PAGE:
Welcome

Welcome to the website for Dyffryn and Talybont Gardening Club.

We are a friendly and lively garden club serving Dyffryn Ardudwy and surrounding areas. Our meetings are held on the second Monday of every month in the Church Hall in Dyffryn Ardudwy at 7.00 p.m.

We have a varied programme of speakers throughout the year covering a wide range of gardening and horticultural related topics. We also arrange at least one ‘Garden Visit’ during the summer months.

The skill level of our members range from husband, wife or partner of a gardener to expert – so all levels of expertise are welcome; please do not feel you have to be a ‘good gardener'”!

A highlight of our yearly programme is the summer show, which takes place in August at the Village Hall in Dyffryn Ardudwy. We also put on a Spring Show in March (in the Church Hall).

Our membership fee for the year is £5.00 and this covers your entry into the monthly meeting, with tea and coffee provided. At the monthly meeting we hold a raffle. There is also a sales table, where members may donate plants, spare produce, home-made jams. The monies raised by the sales table goes to our chosen charity. Each year the club supports a local charity, and currently it is the Air Ambulance.

If you would like to know more about our gardening club, please do not hesitate to contact me using the contact form.  If you would like to pop along to one of our meetings as a guest, I would be delighted to meet you, ‘show you the ropes’ and introduce you to other members. If you are holidaying in the area and would like to come to one of meetings, we would be happy to welcome you as a guest.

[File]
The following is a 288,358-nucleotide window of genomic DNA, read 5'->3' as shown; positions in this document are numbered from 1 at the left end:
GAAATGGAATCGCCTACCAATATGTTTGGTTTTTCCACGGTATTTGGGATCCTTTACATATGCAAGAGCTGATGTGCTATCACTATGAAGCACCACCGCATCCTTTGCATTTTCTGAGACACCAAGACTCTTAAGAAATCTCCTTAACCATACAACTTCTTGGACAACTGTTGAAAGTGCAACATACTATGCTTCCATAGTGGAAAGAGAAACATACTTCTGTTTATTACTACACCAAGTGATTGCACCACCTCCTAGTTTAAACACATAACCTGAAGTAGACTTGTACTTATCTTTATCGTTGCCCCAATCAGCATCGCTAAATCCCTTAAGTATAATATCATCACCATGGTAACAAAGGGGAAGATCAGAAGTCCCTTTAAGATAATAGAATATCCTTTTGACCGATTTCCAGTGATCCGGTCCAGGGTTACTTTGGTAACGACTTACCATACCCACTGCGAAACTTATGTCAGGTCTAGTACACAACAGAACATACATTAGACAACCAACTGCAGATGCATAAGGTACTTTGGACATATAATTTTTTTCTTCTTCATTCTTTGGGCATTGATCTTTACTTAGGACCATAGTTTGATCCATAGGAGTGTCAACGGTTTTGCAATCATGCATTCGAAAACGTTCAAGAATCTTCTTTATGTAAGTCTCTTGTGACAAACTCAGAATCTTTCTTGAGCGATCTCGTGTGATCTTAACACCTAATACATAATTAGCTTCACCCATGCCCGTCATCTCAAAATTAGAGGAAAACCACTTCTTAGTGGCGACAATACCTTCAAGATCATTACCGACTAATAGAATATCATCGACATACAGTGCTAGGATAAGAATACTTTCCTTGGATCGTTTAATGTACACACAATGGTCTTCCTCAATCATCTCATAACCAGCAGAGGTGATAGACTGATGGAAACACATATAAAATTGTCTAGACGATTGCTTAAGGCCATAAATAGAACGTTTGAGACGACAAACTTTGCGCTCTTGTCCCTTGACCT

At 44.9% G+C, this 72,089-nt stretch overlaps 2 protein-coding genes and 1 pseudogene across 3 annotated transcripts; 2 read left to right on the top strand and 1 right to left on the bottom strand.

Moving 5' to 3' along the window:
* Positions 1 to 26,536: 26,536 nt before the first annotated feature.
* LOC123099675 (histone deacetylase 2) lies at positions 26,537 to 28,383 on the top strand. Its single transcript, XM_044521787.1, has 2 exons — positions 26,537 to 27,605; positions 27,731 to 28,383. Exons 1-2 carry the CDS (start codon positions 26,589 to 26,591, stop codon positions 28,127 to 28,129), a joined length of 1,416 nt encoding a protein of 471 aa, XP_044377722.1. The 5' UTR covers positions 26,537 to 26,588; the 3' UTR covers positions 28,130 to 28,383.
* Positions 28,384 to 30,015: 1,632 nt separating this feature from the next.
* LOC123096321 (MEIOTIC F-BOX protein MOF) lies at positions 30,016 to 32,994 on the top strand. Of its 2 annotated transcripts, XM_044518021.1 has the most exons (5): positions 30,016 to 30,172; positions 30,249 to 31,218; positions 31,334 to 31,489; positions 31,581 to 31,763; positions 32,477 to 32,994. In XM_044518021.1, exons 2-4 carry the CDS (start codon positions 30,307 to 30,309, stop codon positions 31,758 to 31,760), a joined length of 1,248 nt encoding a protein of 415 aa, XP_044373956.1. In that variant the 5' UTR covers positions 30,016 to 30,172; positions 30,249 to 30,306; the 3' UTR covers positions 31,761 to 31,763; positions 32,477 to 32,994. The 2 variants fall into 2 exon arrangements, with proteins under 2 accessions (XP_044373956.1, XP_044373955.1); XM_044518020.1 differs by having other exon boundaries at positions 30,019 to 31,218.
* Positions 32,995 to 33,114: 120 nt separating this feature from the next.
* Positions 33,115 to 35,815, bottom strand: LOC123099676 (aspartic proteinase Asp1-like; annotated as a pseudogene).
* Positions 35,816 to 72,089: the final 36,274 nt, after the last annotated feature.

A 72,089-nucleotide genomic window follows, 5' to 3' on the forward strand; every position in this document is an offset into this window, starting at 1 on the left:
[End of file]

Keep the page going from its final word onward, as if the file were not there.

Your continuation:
If this is your first visit, please use the buttons under the picture at the top of the page to explore our website. The most recent events will be found under ‘home’.

I look forward to meeting you.

Karen Hall,
Chairman,
on behalf of Dyffryn and Talybont Gardening Club.

Recent Posts

Late summer colour

In gardening, ‘late summer’ traditionally meant August. Nowadays, though, that could be anything up to early October, and there’s little doubt that we are  experiencing a longer growing season. As Karen Hall said in her September talk, ‘it’s important that our gardens don’t run out of steam by July’.

She gave us some wonderful examples of plants which can really help.

(This is Rudbeckia Herbstone.) Rudbeckias and Heleniums are brilliant for this, and Rudbeckias in particular can continue to look good even after their petals have dropped. And both, like this yellow Helenium, are popular with wildlife…

Another favourite is Echinacea, and particularly the old species E. purpurea. They need good drainage, and don’t like being crowded by other plants.

This can be grown from seed; they’ll flower in their first year if sown early enough in the spring.

Karen’s special loves are the Salvias, and when you look at examples like this one,

which is Royal Bumble, it’s easy to understand why. Salvias can flower for months, and one of the secrets, Karen said, is not to cut the shrubby ones down in autumn. Wait until the spring, when they have started into growth, and cut them back to a low green shoot. This is at the top of Karen’s list:

It’s Salvia Hadspen. And as long as Salvias aren’t standing in wet soil over winter, they should cope (unless the winter is unusually cold, that is).

Ornamental grasses look wonderful with many of the late-season plants we were shown. But they also look pretty stunning by themselves:

Now we have no excuses!

Thank you, Karen, for your inspiring talk – and your even more inspiring images, showing us just what can be achieved!

 

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